The supermarket giant Tesco is using a rail firm set up to transport highly radioactive nuclear waste as part of its £100m bid to become the "greenest" retailer in Britain.
The chain boasted last month that it was the first major food retailer to shift large amounts of freight from Britain's roads back on to the railways, using specially imported "green" trains and carriages.
But these trains are run by a company set up by Sellafield's owner, British Nuclear Fuels Ltd, to move used nuclear fuel around the country. The freight company has even pulled the Royal Train.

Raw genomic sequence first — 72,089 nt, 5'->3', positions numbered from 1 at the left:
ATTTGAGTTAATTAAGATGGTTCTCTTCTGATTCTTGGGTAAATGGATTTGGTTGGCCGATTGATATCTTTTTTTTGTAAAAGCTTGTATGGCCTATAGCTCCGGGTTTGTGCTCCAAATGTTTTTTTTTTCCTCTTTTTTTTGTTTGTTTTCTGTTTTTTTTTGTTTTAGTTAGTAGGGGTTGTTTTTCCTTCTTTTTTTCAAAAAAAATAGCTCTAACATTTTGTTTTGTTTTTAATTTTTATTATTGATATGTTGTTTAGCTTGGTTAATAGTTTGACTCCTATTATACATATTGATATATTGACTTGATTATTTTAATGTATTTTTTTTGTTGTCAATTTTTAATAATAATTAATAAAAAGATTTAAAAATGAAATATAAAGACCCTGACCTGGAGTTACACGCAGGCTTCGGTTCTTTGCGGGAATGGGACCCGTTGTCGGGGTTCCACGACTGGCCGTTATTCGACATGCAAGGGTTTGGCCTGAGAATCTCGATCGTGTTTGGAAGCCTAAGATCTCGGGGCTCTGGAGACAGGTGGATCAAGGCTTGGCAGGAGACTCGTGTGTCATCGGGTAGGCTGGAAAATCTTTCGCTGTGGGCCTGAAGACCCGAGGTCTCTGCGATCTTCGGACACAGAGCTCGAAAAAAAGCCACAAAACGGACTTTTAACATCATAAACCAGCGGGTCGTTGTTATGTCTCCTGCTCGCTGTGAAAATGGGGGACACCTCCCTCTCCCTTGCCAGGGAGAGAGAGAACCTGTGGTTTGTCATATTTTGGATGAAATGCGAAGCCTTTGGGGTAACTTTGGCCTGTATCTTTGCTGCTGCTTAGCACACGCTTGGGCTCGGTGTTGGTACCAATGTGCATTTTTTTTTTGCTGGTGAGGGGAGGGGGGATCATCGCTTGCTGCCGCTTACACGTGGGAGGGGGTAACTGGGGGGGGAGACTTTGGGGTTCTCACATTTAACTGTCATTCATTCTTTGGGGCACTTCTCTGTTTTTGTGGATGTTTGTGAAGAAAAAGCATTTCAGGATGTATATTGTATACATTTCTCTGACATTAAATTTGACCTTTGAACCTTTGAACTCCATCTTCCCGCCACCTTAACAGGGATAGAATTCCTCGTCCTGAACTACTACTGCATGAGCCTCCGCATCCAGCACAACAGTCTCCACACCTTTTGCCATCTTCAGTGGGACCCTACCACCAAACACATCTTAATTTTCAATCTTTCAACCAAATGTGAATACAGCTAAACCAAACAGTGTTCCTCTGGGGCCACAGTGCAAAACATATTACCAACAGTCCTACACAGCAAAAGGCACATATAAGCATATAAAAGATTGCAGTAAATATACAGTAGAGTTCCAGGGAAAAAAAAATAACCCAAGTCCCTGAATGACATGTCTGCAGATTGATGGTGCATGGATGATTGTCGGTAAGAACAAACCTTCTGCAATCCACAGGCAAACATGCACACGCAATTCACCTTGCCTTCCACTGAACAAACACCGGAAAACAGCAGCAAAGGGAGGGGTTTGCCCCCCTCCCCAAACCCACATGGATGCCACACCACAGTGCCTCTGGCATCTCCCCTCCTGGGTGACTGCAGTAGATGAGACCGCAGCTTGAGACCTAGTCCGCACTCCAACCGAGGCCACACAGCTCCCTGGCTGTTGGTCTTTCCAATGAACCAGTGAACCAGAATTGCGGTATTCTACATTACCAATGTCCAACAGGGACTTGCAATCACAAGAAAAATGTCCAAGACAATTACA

Anti-nuclear campaign-ers say the company, Direct Rail Services, has been beset by accidents. Since it was set up in 1995 there have been numerous incidents involving nuclear fuel trains being derailed, waste flasks being dropped and, in May, a collision with a car at a crossing.
Tesco said using rail would save about 4.5 million road miles and 6,000 tons of CO 2 a year. "This is a contract with DRS's commercial freight side of their business and completely separate from what they do for BNFL," said a spokesperson.Reuse content